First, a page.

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A&E falls short on triage targets

A&E falls short on triage targets

Monday 06 June 2022

A&E falls short on triage targets

Monday 06 June 2022

Jersey’s Emergency Department has continued to achieve the four-hour standard for A&E waiting times but has failed to meet targets for triage times, the latest healthcare statistics show.

So far this year, patients have spent an average of 1 hour 15 minutes in the emergency department but less than 70% of patients were triaged within 15 minutes, falling short of the 90% standard.

The figures are the latest statistics published by the Government of Jersey on the performance of Jersey’s healthcare services between March 2021 and March 2022. 

Falling short of triage times 

The standards state that more than 90% of patients should be triaged within 15 minutes of arriving at A&E. This standard was not achieved by Jersey’s emergency department in any calendar month over the past year, and so far in 2022, 66.9% of patients were triaged within the 15 minute timeframe 

The Government’s Quality and Performance Report stated that this reduction was due to the number  of simultaneous arrivals and the current staffing model in the emergency department.  


Pictured: Patients have spent an average of 1 hour 15 minutes in A&E this year, surpassing the four-hour standard. 

The report states: “At present, the triage nurse also provides clinical support to the minor treatment area which can result in delays.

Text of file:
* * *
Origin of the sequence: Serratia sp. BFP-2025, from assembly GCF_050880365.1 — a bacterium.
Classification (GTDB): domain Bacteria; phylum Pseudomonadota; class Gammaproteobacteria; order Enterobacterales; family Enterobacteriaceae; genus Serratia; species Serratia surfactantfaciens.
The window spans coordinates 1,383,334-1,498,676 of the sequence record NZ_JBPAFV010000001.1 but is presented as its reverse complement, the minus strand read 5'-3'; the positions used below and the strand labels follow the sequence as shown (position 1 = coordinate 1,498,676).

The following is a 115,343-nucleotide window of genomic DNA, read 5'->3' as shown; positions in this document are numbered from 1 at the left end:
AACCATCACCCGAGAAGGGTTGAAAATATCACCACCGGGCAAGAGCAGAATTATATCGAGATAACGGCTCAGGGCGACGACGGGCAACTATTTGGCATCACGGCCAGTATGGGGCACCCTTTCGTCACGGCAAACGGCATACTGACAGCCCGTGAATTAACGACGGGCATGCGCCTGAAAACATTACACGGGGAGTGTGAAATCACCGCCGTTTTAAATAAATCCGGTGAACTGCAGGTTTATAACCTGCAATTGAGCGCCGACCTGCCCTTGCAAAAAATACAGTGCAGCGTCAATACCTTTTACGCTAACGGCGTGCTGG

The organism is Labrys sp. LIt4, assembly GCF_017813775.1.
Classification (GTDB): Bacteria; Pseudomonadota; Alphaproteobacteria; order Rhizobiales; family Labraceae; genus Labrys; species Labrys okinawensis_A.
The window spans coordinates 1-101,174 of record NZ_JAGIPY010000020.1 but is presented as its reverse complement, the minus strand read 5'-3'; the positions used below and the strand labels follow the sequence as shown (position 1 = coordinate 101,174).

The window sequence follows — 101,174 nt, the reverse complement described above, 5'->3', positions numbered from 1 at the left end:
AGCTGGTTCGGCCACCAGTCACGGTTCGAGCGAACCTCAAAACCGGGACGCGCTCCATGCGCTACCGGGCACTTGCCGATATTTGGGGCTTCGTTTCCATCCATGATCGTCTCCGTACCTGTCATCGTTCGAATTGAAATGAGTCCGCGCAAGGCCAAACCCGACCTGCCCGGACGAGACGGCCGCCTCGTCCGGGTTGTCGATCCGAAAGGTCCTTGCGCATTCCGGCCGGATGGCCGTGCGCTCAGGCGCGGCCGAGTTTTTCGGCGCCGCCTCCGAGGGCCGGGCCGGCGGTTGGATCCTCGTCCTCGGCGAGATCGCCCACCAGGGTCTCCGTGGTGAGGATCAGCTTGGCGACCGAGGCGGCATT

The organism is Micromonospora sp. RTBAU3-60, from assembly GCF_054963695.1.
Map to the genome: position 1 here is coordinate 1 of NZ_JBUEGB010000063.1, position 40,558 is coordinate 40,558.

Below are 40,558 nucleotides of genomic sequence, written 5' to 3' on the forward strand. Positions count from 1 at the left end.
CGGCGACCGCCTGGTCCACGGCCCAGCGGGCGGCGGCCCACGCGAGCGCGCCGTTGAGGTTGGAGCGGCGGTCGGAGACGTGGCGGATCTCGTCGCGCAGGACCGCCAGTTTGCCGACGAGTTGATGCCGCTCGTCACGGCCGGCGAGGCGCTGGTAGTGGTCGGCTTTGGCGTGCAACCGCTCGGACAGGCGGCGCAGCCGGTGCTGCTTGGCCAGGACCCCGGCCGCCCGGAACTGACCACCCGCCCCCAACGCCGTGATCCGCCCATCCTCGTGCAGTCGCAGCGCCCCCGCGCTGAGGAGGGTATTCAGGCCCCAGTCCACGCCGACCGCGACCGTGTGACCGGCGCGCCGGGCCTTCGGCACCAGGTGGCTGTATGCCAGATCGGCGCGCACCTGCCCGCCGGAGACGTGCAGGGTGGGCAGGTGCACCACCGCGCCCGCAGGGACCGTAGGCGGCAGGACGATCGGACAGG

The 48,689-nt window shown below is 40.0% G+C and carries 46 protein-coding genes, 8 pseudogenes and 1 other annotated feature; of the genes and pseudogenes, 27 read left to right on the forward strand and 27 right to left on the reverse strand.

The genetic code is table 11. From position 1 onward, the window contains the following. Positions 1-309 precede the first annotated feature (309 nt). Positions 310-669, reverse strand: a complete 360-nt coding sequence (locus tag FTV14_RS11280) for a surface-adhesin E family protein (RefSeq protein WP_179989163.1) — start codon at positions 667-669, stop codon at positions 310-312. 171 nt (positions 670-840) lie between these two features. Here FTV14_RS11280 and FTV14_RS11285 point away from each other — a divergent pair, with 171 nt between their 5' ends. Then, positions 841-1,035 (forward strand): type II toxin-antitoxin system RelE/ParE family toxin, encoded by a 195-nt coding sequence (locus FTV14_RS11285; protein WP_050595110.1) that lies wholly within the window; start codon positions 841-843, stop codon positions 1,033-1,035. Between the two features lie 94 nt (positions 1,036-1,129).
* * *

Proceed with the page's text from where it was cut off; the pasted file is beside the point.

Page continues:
“The staffing model has been reviewed in line with the Royal College of Emergency Medicine and Royal Collage of Nursing ‘BEST Tool’.

“This has identified an increase in staff is required to ensure dedicated triage provision.” 

Locum provisions and lack of home care 

The report also highlighted how the use of locums to cover staff shortages had resulted in patients waiting longer to receive treatment. 

This was based on data showing the percentage of treatments in the past year that were started within 60 minutes. 

The standard in this instance is centred on the RAG (Red, Amber, Green) traffic-light system where 90% is favourable (green), 70–90% is neutral (amber), but less than 70% if unfavourable (red).  

Year-to-date data shows that 64.2% of treatments commenced within 60 minutes. 


Pictured: The report highlighted how staff shortages had resulted in patients waiting longer to receive treatment. 

The report states that this “slight reduction” in the standard was due to some shortfalls in staff due to short notice sickness. Where possible, locum provision is provided but the efficiency of locums if often lower than usual staff whilst they are trained into the local Jersey processes. 

“Patients who attend the Emergency Department are triaged and patients of a higher clinical priority have treatment commenced on a priority basis,” the report says. 

The Health Department has also seen an increase in the number of patients spending more than 10 hours in the A&E department. 

The standards state that this should never happen, but since January this year, a total of 56 patients have spent more than 10 hours in the emergency department. 


Pictured: There was a rise in the number of patients with Covid in the Jersey General Hospital in March. 

The report notes that this increase is a result of ‘patient flow’ within the inpatient areas and a lack of capacity in providing home care.

March saw a rise in emergency demand and patients with covid in Jersey General Hospital, and workforce impact was also noted in the nursing, residential and homecare sectors.   


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